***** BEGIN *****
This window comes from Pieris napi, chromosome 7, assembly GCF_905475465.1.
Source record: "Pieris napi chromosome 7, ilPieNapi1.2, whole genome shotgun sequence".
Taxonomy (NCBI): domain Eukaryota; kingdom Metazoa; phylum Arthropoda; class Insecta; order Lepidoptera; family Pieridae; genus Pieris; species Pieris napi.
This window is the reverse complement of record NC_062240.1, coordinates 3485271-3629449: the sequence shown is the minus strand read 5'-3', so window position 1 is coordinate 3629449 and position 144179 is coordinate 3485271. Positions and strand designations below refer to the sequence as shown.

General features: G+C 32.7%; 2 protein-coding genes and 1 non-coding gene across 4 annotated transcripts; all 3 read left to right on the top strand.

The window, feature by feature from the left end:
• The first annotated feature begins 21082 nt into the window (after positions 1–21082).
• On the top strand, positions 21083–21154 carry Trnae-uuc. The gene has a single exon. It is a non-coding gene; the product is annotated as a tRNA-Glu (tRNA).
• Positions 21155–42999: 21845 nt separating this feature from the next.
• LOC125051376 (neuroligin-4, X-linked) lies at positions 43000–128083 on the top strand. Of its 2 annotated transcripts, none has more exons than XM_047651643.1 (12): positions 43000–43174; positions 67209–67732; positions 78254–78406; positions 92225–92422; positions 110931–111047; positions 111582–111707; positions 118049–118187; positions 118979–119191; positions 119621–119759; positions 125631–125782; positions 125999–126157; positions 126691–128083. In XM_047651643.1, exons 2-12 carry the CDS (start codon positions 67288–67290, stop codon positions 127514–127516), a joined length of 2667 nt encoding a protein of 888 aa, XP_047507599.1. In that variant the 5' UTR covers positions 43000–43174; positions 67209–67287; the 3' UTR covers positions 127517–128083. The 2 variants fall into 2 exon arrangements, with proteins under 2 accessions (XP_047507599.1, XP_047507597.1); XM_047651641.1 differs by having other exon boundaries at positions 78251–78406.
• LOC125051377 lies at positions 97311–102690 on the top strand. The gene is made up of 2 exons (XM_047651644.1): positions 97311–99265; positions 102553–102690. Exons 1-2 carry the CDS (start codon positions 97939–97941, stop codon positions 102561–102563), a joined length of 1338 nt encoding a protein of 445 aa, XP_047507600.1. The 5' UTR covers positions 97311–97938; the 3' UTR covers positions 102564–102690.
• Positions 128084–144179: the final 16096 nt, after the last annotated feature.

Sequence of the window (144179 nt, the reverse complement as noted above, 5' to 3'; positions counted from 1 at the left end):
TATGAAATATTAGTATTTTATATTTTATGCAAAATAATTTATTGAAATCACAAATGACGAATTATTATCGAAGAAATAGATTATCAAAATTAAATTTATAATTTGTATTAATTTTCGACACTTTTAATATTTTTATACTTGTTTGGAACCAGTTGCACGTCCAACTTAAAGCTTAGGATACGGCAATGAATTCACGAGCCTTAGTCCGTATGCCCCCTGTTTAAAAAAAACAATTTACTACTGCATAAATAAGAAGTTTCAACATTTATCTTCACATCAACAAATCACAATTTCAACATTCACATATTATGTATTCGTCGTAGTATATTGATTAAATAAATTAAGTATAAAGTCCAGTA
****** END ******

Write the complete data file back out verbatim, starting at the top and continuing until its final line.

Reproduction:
This window comes from Pieris napi, chromosome 7, assembly GCF_905475465.1.
Source record: "Pieris napi chromosome 7, ilPieNapi1.2, whole genome shotgun sequence".
Taxonomy (NCBI): domain Eukaryota; kingdom Metazoa; phylum Arthropoda; class Insecta; order Lepidoptera; family Pieridae; genus Pieris; species Pieris napi.
This window is the reverse complement of record NC_062240.1, coordinates 3485271-3629449: the sequence shown is the minus strand read 5'-3', so window position 1 is coordinate 3629449 and position 144179 is coordinate 3485271. Positions and strand designations below refer to the sequence as shown.

General features: G+C 32.7%; 2 protein-coding genes and 1 non-coding gene across 4 annotated transcripts; all 3 read left to right on the top strand.

The window, feature by feature from the left end:
• The first annotated feature begins 21082 nt into the window (after positions 1–21082).
• On the top strand, positions 21083–21154 carry Trnae-uuc. The gene has a single exon. It is a non-coding gene; the product is annotated as a tRNA-Glu (tRNA).
• Positions 21155–42999: 21845 nt separating this feature from the next.
• LOC125051376 (neuroligin-4, X-linked) lies at positions 43000–128083 on the top strand. Of its 2 annotated transcripts, none has more exons than XM_047651643.1 (12): positions 43000–43174; positions 67209–67732; positions 78254–78406; positions 92225–92422; positions 110931–111047; positions 111582–111707; positions 118049–118187; positions 118979–119191; positions 119621–119759; positions 125631–125782; positions 125999–126157; positions 126691–128083. In XM_047651643.1, exons 2-12 carry the CDS (start codon positions 67288–67290, stop codon positions 127514–127516), a joined length of 2667 nt encoding a protein of 888 aa, XP_047507599.1. In that variant the 5' UTR covers positions 43000–43174; positions 67209–67287; the 3' UTR covers positions 127517–128083. The 2 variants fall into 2 exon arrangements, with proteins under 2 accessions (XP_047507599.1, XP_047507597.1); XM_047651641.1 differs by having other exon boundaries at positions 78251–78406.
• LOC125051377 lies at positions 97311–102690 on the top strand. The gene is made up of 2 exons (XM_047651644.1): positions 97311–99265; positions 102553–102690. Exons 1-2 carry the CDS (start codon positions 97939–97941, stop codon positions 102561–102563), a joined length of 1338 nt encoding a protein of 445 aa, XP_047507600.1. The 5' UTR covers positions 97311–97938; the 3' UTR covers positions 102564–102690.
• Positions 128084–144179: the final 16096 nt, after the last annotated feature.

Sequence of the window (144179 nt, the reverse complement as noted above, 5' to 3'; positions counted from 1 at the left end):
TATGAAATATTAGTATTTTATATTTTATGCAAAATAATTTATTGAAATCACAAATGACGAATTATTATCGAAGAAATAGATTATCAAAATTAAATTTATAATTTGTATTAATTTTCGACACTTTTAATATTTTTATACTTGTTTGGAACCAGTTGCACGTCCAACTTAAAGCTTAGGATACGGCAATGAATTCACGAGCCTTAGTCCGTATGCCCCCTGTTTAAAAAAAACAATTTACTACTGCATAAATAAGAAGTTTCAACATTTATCTTCACATCAACAAATCACAATTTCAACATTCACATATTATGTATTCGTCGTAGTATATTGATTAAATAAATTAAGTATAAAGTCCAGTA